There is no better way to usher in a New Year than with hope and light. And this year we head into 2017 with remnants from a surprising light after the American Nativity Scene project managed to bring back a Christmas crèche to the California Capitol after a 40-year hiatus.
Thanks to a national push by the Thomas More Society, California became the 13th state to have such a display at a statehouse. Other states that also display the Nativity are Iowa, Massachusetts, Michigan Nebraska, Texas, Georgia, Illinois, Rhode Island, Mississippi, Wisconsin and Washington.
California last displayed a Nativity in 1974 when, according to the Sacramento Bee, the sponsoring group decided not to continue its 35-year tradition, saying Gov. Jerry Brown—during his first stint as state CEO—would not allow it.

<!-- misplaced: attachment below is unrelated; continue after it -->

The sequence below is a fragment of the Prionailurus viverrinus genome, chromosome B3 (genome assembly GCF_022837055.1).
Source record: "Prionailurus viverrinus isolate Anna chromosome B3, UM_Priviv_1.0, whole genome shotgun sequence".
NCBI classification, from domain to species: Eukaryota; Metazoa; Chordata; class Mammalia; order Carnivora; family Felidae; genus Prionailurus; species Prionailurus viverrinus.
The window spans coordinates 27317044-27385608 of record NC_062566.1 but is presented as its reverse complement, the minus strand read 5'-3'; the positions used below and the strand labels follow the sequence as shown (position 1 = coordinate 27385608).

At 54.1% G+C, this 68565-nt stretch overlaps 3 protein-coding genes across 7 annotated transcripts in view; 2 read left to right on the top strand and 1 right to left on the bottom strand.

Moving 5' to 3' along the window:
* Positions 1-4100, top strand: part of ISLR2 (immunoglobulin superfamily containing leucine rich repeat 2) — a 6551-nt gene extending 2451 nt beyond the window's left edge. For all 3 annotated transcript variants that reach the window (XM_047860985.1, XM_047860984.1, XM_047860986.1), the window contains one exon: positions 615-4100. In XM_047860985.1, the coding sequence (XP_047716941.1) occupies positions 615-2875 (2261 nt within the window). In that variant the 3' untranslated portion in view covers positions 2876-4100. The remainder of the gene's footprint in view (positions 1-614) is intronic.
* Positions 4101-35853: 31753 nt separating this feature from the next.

Such displays are especially important in a state like California, where assaults on religious freedom now border on the routine. In recent years, for instance, the state legislature either considered or passed bills that muzzle the religious liberties of Christian counselors, pregnancy care centers, private Christian colleges and students whose beliefs run counter to the LGBT community. And, as you know, we are in the midst of a lawsuit to protect the rights of a Hemet street preacher who was arrested while sharing the gospel on state-owned DMV property.
The Bible clearly calls believers to be Salt and Light. Now, more than ever, an increasingly dark culture is in desperate need of those rays of hope. The resurrection of the Nativity scene is an important first step.